How much longer do textbooks have in the classroom?
There has been a big push to digitize textbooks, add in more interactivity and make them available in new ways. But is the concept of the textbook itself fading?
I’m taking two courses currently in graduate school. One has a standard textbook that is only available in paper format. The other has no textbooks and all the readings are either websites or PDFs. We’re clearly in a transitory phase, but I think the future is clear: packaged textbooks are on the way out.
Class readings, however, on a desktop or even a laptop don’t present a good user experience. We’re used to and enjoy the experience of reading books and textbooks. We’re used to the crisp typography. People can get lost in books for hours.
How many people really enjoy reading a 30-page PDF on their computer? A paper textbook wins that contest every time, even if the content is identical. You can’t just lay back and enjoy reading on a laptop like you can with a paper textbook, and most laptops are much harder on the eyes than print. We can’t underestimate how much harsher traditional computing displays are on the human eye than print is.
But we now have better options than our computing forefathers. I do my course readings on my iPad. It’s high pixel density display looks very similar to print, and is easy on the eyes. It’s a pleasure to use for long-form reading, and I can carry many textbooks worth of information in a small package.
Using an app like Instapaper, I can save the Web and journal articles to read later and throw them into a folder to keep them all together. I also have a device that allows me to look up further information while I’m reading. If I come across something in a paper textbook that I don’t understand, there isn’t much I can do. On my iPad, I can get out of my readings and search the Web for answers.
Journal articles are increasingly found online, professors and researchers are starting blogs and websites and academic-focused projects are popping up all over the Web. Where once textbooks were required for learning in most subjects, the Web and the Internet give us access to information from all over the world, across disciplines and cultures.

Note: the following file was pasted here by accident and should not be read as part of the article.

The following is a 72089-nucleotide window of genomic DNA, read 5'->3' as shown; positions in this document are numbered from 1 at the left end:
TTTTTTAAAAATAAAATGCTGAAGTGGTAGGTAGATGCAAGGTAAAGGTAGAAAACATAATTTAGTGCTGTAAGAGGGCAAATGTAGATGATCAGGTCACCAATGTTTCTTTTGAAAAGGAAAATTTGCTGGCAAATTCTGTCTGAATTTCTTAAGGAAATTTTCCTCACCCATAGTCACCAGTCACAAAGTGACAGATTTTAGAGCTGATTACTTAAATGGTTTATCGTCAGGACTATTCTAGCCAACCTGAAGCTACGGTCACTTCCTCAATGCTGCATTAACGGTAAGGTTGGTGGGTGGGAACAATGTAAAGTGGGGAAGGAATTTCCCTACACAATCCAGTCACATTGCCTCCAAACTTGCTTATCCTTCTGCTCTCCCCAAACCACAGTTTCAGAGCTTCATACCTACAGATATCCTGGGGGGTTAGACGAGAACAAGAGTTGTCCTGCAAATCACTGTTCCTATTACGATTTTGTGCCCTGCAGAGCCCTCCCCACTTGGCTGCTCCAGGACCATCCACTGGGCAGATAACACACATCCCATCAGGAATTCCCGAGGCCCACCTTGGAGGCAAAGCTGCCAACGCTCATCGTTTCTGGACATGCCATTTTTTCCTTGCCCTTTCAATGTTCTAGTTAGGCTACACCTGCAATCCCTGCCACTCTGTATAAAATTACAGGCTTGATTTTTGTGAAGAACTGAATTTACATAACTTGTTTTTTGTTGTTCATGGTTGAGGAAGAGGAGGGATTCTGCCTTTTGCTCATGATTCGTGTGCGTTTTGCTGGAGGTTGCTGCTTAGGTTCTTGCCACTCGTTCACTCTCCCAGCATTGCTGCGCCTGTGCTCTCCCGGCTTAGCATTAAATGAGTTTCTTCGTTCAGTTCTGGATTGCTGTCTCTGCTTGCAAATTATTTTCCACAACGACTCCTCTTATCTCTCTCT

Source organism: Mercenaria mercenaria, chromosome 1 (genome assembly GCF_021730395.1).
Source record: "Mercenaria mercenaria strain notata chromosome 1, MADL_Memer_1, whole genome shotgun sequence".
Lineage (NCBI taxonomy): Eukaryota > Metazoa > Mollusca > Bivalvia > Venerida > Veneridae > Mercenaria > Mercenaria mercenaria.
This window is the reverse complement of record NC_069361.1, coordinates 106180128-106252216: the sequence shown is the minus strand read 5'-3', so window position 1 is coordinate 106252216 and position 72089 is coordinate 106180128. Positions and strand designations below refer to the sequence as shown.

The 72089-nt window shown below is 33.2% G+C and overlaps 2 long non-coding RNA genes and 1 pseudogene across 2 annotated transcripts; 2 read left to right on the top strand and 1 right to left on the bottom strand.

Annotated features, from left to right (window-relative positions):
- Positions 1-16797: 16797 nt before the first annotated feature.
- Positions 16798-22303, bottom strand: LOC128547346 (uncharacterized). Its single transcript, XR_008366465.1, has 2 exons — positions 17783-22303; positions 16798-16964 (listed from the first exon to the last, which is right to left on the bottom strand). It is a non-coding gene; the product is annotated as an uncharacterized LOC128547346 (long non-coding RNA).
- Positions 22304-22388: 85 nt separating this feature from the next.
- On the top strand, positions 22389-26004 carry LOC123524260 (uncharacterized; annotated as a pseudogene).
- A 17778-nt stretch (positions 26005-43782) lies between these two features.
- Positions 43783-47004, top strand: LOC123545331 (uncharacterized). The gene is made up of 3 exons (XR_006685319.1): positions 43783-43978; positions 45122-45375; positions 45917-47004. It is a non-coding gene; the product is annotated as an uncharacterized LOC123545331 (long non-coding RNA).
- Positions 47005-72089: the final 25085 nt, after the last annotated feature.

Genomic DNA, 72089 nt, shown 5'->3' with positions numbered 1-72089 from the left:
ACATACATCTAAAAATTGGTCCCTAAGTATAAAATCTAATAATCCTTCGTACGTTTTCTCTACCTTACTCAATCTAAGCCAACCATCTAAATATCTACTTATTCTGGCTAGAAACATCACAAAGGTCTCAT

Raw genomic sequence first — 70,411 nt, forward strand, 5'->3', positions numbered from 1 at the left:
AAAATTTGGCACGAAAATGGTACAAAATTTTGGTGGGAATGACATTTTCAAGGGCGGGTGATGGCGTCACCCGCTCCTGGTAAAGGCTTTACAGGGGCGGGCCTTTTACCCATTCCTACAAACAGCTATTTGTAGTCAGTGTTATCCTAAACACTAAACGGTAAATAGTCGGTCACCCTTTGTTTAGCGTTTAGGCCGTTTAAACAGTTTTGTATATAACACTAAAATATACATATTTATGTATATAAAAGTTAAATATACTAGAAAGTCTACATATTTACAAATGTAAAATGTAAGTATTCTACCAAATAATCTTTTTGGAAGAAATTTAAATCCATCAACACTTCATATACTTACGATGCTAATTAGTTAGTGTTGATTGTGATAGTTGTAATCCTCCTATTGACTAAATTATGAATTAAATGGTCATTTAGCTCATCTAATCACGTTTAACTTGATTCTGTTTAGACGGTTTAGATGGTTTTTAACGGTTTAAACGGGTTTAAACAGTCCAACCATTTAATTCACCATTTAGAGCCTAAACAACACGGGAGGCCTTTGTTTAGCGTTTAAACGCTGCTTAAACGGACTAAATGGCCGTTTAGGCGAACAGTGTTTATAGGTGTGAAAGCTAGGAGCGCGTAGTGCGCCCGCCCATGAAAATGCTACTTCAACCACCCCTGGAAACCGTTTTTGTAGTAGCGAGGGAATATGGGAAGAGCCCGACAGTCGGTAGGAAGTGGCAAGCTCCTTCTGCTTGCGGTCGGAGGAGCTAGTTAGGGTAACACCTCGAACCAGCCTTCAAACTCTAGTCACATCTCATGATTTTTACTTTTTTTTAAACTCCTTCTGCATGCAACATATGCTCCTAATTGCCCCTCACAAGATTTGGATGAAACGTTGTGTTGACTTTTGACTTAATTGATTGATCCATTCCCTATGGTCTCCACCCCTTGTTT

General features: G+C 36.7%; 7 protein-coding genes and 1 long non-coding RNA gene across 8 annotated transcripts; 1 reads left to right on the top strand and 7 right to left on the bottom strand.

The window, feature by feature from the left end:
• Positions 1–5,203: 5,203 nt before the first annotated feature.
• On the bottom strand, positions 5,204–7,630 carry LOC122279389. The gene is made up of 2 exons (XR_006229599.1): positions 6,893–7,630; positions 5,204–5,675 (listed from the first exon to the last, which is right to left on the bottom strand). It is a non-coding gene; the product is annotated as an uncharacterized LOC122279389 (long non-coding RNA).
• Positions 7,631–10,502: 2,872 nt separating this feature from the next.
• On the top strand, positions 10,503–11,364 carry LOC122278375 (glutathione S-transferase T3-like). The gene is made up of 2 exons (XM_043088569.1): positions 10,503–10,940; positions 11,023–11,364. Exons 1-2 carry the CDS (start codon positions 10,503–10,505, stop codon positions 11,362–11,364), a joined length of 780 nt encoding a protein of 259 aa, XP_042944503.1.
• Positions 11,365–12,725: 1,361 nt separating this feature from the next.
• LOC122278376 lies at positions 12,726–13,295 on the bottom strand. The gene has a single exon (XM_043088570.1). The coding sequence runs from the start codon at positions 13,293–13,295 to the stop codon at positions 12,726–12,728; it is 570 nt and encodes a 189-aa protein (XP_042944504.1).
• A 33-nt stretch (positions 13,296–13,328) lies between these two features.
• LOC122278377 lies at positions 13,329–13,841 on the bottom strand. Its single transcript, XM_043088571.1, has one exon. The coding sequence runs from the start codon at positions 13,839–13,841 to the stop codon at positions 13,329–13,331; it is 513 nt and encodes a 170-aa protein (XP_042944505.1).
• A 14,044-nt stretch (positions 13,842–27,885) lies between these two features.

Professors can mix and match journal articles, blog posts, podcasts, news stories, etc. to form an up-to-date curriculum. They can easily add in new readings during the semester if something comes up. The idea of a textbook being out of date doesn’t apply in a world where professors can pick and choose from the best of the Web.
As education becomes more expensive, we can’t forget the savings to students. The textbook industry is a racket that sees students pay hundreds of dollars per semester on books and get back tens of dollars after the semester is over.
The Web is full of great free resources. It’s easier for a professor to start a Website than it is to write a textbook. It’s also a lot easier to get feedback and iterate with a website than it is with a textbook.
Tablets and smartphones are helping to make this a reality in a way that wasn’t possible five years ago. Laptops aren’t good enough. They’re not great for long-form reading. The iPad with Retina Display is, and we’ll see more high pixel density displays on the horizon that help make reading on computing devices a lot more pleasurable.
One of the things that I really like about using Web readings for teaching is these readings allow students to interact with authors. A professor who makes blog posts instead of book chapters can allow people to comment on his work. Students can poke and prod and the professor can respond. Textbooks will never offer that experience.
Now imagine a student asked to read five different blog posts from five different professors from around the world. In one week, a student has the ability to interact with five different experts. Blogs, websites and social media allow for a kind of free-flowing interactivity that can bring vigor to the learning experience.
We needed better, more portable and more readable devices to make this happen. Now that we are finally starting to see them, I believe we’ll see a lot more professors and teachers assigning students Web readings. As students take to this kind of reading, we’ll see more professors writing blog posts instead of book chapters.
Maybe the next step to taking the Web reading experience to the next level is for someone to make an app that allows students to group Web readings and journal articles together by g\class and project, while also allowing for easy social annotations. The biggest thing missing from Web readings is that Web browsers don’t allow for notes and highlighting. Let’s make this happen.